The Youth Professionals Network is open to anyone working with Jewish teens in any educational capacity. The goals of the network are for us to connect as professionals, to learn about a new topic related to working with Jewish teens and to engage in Jewish learning. We will meet every other month by region, and we will gather as a Bay Area Youth Professionals community on the other months. 


There is no charge to participate; email Deb Massey at dmassey@jewishlearningworks.org to RSVP.

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Jabotinsky’s Children: Polish Jews and the Rise of Right-Wing Zionism with Daniel Kupfert Heller
May
6
1:30 PM13:30

Jabotinsky’s Children: Polish Jews and the Rise of Right-Wing Zionism with Daniel Kupfert Heller

Free admission with free garage parking on Pierce Street between Ellis and Eddy streets.

Why would a Zionist youth movement in 1930s Poland consider marching in Polish patriotic parades and training with Polish military groups to be Zionist acts? Drawing upon his new book, Daniel Kupfert Heller will discuss the fascinating dynamics that led Betar, one of interwar Poland’s most popular Jewish youth movements, to model their ceremonies on Polish patriotic rituals, call for their members to “act Polish,” and include Polish government officials as both observers and participants in their celebrations. By recovering the voices of ordinary Betar members, Heller offers a fascinating window into the turbulent lives of Polish Jewish youth on the eve of the Holocaust.

Daniel Kupfert Heller is an assistant professor in the department of Jewish studies at McGill University. His areas of research include Jewish life in Eastern Europe and the history of Zionism. He is the recipient of McGill University’s H. Noel Fieldhouse Award for Distinguished Teaching and the Principal’s Prize for Excellence in Teaching. His book, Jabotinsky’s Children: Polish Jews and the Rise of Right-Wing Zionism, was published by Princeton University Press in 2017.

Co-sponsored by the Taube Center for Jewish Studies at Stanford University and Taube Philanthropies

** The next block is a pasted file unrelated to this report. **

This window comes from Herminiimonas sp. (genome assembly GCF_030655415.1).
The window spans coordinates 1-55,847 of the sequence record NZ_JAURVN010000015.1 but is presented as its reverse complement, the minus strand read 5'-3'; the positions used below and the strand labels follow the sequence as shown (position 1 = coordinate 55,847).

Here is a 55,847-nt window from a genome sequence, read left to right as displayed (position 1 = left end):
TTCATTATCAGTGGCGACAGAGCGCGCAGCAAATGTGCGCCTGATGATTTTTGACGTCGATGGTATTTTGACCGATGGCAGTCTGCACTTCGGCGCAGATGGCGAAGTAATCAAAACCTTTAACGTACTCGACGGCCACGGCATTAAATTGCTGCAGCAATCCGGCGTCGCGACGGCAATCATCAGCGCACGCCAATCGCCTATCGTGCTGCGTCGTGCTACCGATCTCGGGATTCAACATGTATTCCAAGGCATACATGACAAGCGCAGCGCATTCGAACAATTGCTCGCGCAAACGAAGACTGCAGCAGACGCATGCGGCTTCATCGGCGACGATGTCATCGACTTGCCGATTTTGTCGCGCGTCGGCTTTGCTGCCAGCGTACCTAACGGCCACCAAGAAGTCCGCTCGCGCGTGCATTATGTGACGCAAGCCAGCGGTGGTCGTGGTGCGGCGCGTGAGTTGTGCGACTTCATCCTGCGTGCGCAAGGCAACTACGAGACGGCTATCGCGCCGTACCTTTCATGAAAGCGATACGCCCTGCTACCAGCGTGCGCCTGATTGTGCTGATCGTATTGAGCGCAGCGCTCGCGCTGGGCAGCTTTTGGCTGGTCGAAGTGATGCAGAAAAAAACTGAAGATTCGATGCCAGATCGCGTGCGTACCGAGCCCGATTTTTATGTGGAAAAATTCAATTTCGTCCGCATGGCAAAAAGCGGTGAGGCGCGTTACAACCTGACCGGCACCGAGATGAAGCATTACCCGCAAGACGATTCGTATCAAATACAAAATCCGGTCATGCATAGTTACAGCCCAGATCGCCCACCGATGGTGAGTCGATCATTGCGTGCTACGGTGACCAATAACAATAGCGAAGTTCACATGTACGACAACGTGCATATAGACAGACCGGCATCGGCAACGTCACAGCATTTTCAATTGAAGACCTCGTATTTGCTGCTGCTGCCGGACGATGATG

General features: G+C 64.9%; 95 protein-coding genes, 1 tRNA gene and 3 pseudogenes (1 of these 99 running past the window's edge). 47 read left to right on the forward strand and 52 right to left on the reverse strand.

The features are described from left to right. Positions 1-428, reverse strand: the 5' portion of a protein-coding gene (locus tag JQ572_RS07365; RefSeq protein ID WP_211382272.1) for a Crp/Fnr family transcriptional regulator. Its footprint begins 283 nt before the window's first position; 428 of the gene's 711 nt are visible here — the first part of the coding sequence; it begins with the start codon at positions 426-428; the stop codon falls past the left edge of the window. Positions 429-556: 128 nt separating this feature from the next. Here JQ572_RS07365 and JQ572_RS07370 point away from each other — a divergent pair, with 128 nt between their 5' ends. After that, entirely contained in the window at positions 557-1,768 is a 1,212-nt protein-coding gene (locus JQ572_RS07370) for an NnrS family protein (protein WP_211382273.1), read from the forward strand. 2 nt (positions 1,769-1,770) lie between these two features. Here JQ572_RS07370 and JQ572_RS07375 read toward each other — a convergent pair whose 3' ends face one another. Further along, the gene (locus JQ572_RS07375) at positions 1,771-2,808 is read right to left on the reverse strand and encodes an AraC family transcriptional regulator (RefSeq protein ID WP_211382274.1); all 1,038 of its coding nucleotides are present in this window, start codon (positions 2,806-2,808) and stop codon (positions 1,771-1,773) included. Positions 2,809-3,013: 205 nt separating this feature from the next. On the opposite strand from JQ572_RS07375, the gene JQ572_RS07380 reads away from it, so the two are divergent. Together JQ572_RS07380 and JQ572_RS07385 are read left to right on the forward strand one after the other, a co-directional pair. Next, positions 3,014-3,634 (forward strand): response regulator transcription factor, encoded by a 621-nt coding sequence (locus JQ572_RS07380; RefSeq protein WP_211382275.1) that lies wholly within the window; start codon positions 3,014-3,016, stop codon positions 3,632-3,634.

Program made possible, in part, by Lawrence Burgheimer. 

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Genealogy Clinic
May
6
12:00 PM12:00

Genealogy Clinic

Free event with free garage parking off Pierce Street between Ellis and Eddy streets.

tree for genealogy.jpg

Whether you’re trying to find your great-grandmother’s elusive hometown or your grandfather’s passenger manifest, take advantage of the Library’s extensive reference collection and Internet connection to countless searchable databases — all with guidance from a roundtable of experienced genealogists from the San Francisco Bay Area Jewish Genealogical Society. Bring your materials and your questions to the Library, generally the first Sunday of the month.

Roundtable brainstorming session begins promptly at noon. Registration requested. Call 415.567.3327 x 704.

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May
2
to May 3

M2 Community Lab 2 : Imagineering: The Art and Science of Out-of-the-Box Thinking

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What if?  These two words have the power to transform our capacity to think limitlessly and boundlessly.  What if we had the tools to think outside the box… to innovate… to transform space and environments? What if we could control our ability to think creatively? And what if we could re-imagine the scope of our programs? Learn how to unshackle your creative self and surface extraordinarily innovative possibilities, and incorporate these ideas into your programs! 

PJCC
800 Foster City Boulevard, Foster City
9:30 am - 5:00 pm on May 2
9:30 am- 3:30 pm on May 3

Interested in participating? Click here, scroll alllll the way down and add your name to the wait list.

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Drop-In Book Club: The Septembers of Shiraz with Professor Jaleh Pirnazar
Apr
30
8:00 PM20:00